My friend Rachel asked me to define genderqueer to her a while ago. It was really hard to do, since I haven’t met a lot of people who are openly genderqueer, who talk about genderqueer stuff a lot, or who even use the word. I think I told her some wrong stuff. I thought genderqueer had more to do with style than identity. And bless her heart, she’s trying to learn. I wanted to honor her request, and I told her what I knew. But perhaps doing something like that–acting like a dictionary or a representative of my people–could be more harmful than helpful in that it supports the belief that trans people are experts on trans people. We’re not. Would you expect every woman to be an expert on feminism? Or every South African person to be an expert on post-colonial politics? Of course you wouldn’t.

Serano uses genderqueer in Whipping Girl more like I would use the term nonbinary. Who of us is wrong? I would actually like for one of us to be wrong, so that the vocab can solidify in the common lexicon. I volunteer to be wrong here.

I suppose the most accurate thing I could do, then, instead of pretending that I am the authority on how every person uses these words, would be to tell you what I mean when I use them. Other people will use them differently.

ALLY PROTIP: The best thing you could do if someone tells you they’re trans or nonbinary or whatever and you don’t completely understand what that means (or even if you think you DO completely understand what that means), would be to ask, “What does that mean to you?” or “Why did you pick that word?” or something of the like. It will give your friend an opportunity to explain hir understanding of how that term describes hir life.

I take these gender labels. I call myself

transgender person

transfeminine

gender dysphoric

nonbinary/genderqueer

gender fluid

depending on what part of my gendered identity I am currently discussing.

I call myself transgender because I’ve felt, for the majority of my life, gender dysphoria: that something is wrong or off or painful about the gender I was assigned at birth and that my body matured into. I would think that’s the most basic common factor between anyone who identifies as transgender: a life of feeling something is wrong about the gender ze was assigned at birth.

I call myself transfeminine because I’m transgender and I lean feminine. I have more of an affinity for stuff our culture traditionally associates with females and femininity than I do for stuff our culture typically associates with males and masculinity. Further, I’m transitioning away from a generally-classified-as male body into having a generally-classified-as female body, and legal identity, and appearance, and manner of behavior, etc. Femininity is the shit yo.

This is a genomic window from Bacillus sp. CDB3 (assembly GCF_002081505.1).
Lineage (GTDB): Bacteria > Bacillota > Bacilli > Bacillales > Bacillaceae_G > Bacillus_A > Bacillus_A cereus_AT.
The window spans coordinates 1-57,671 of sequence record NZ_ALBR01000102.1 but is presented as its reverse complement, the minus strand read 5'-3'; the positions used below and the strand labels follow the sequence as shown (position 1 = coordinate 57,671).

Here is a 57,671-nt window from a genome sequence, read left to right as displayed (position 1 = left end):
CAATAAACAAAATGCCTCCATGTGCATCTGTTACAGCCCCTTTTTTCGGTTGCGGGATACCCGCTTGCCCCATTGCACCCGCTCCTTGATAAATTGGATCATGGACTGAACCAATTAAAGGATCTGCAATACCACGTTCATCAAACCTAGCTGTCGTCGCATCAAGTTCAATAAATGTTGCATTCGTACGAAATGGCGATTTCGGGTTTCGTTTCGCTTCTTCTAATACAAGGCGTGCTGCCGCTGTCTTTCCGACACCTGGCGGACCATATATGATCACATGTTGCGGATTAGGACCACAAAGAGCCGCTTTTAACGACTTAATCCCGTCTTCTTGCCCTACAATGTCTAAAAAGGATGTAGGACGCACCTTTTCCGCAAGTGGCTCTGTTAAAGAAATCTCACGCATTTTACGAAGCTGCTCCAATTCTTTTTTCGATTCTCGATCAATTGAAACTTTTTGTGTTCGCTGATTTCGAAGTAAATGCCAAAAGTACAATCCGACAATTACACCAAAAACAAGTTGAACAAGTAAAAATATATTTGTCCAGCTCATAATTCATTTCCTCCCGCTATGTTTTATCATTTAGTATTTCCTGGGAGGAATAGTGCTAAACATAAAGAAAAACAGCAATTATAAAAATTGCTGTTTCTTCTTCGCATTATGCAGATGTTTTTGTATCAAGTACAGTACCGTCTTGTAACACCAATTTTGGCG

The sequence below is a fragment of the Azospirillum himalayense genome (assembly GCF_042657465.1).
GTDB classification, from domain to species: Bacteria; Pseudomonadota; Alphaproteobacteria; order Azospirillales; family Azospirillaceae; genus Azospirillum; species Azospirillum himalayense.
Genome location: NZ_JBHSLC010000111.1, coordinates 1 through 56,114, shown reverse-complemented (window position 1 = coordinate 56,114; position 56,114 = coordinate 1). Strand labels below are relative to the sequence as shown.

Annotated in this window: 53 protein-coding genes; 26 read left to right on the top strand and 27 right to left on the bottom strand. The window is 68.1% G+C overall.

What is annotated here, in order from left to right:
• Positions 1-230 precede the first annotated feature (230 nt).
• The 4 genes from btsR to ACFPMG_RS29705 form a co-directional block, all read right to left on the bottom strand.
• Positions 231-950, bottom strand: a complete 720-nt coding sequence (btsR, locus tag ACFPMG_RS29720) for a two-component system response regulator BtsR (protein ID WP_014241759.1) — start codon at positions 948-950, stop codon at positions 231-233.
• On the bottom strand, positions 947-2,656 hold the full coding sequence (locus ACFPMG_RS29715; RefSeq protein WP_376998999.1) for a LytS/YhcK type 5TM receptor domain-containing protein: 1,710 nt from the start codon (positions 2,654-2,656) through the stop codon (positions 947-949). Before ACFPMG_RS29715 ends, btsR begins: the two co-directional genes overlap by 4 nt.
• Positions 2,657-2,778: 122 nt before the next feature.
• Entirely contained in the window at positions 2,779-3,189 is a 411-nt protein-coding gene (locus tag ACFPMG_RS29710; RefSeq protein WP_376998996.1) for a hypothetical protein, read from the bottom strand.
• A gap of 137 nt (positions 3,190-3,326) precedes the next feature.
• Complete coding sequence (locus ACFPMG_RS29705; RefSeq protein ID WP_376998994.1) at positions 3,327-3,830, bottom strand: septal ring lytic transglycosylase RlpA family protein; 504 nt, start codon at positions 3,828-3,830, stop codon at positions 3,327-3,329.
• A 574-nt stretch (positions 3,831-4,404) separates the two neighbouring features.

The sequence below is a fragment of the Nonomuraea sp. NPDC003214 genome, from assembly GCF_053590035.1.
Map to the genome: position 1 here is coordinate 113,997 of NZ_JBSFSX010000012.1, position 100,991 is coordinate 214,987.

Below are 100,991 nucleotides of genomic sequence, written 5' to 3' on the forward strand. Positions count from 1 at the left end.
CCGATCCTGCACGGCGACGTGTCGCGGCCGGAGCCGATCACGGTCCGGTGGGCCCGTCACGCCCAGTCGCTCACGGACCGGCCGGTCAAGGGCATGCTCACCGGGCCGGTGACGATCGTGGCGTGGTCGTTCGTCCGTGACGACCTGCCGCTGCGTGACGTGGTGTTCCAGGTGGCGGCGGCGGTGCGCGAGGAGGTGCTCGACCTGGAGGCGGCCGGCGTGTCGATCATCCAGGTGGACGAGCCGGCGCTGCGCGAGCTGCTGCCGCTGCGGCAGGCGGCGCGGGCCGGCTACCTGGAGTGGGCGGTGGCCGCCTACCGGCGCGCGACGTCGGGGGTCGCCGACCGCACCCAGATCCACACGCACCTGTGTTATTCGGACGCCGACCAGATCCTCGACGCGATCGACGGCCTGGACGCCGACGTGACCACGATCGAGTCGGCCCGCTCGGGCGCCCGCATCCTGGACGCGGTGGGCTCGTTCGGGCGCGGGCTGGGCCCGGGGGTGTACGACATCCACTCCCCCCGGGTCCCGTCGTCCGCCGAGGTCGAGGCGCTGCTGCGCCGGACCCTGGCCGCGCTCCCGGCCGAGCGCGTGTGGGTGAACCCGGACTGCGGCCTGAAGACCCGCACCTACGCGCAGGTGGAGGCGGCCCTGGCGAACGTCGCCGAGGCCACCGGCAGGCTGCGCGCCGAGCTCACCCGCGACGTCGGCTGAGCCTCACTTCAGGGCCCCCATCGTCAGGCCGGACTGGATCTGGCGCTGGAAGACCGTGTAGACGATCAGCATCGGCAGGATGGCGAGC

I call myself gender fluid because my experience of gender changes depending on who I’m around, what I’m doing, what’s going on, how I’m feeling, etc. My experience of gender is fluid, not static.

I consider myself politically nonbinary and/or genderqueer because I don’t believe in pre-fab binary genders, I think the gender binary is quite harmful, I don’t believe there are only two genders, I don’t believe anybody IS one gender, I don’t want to have to be forced to pick a gender (though when I am I picked female), I wish our society recognized more than one gender existed, and I want to undermine the influence of the gender binary everywhere.

Gender dysphoria is difficult to describe. I made a post on a different site a while ago about my labels. Here:

I consider myself transgender because my physical gender and identified/subconscious gender are misaligned, and I experience gender dysphoria as an effect of the relationship between them. It’s a very physical, chemical, internal experience. Another way to think of this is that my brain has a map of what it expects to find when it checks to make sure everything is cool with my body every few seconds, and it’s kind of constantly on red alert because it doesn’t find what it expects to. There are other reasons people take this label, but that’s why I do. For me, it’s less about the state of my body and more about my body’s experience of itself.

Having gender dysphoria is the one reason above all else that I consider myself transgender.

Well, those are the labels I take. I am really interested in hearing what labels other folks think and why people take them!

On (Not/) Passing

I think about passing a lot because I don’t pass. I mean I don’t look/act/talk/sound/walk/dress in a way that invites an easy, coherent gender label. I don’t look traditionally female or male. Not passing creates problems for me. I notice I take a lot more anxiety with me into public spaces now, because I don’t know how random people I’ve never met before will treat me. It takes me a lot longer to get ready before going out as well, most often because my limited wardrobe doesn’t offer me a wide sampling of outfits or looks that I think look good on my current (not-)male-and-(not-)female body. Clothing is way harder to find now, but so is having a face that looks coherently feminine. When I look coherently feminine, I’ve noticed people treat me better, they give me female pronouns without me having to ask, and I generally feel more at ease (until I start speaking). Passing acts like a bubble of additional safety I can take with me into unfamiliar places and situations. Therefore, passing–presenting a coherent and single binary-aligned gender–comes with privilege.

So when I read something like this, it thrills me. I would love to not have to worry about passing as much as I do. I wish our culture afforded people with non-binary, genderqueer, and transgender appearances the type of recognition that would help me feel less like an outsider in public. I wish our culture simply accepted other genders than male and female as, well, existing. It’s getting better, but there’s still passing and not-passing privilege, which indicates our culture still values unified binary genders more than ambiguous or dissonant genders.

So an article like this really grills my cheese.

http://www.vice.com/en_uk/read/im-proud-of-being-trans-and-i-dont-care-about-passing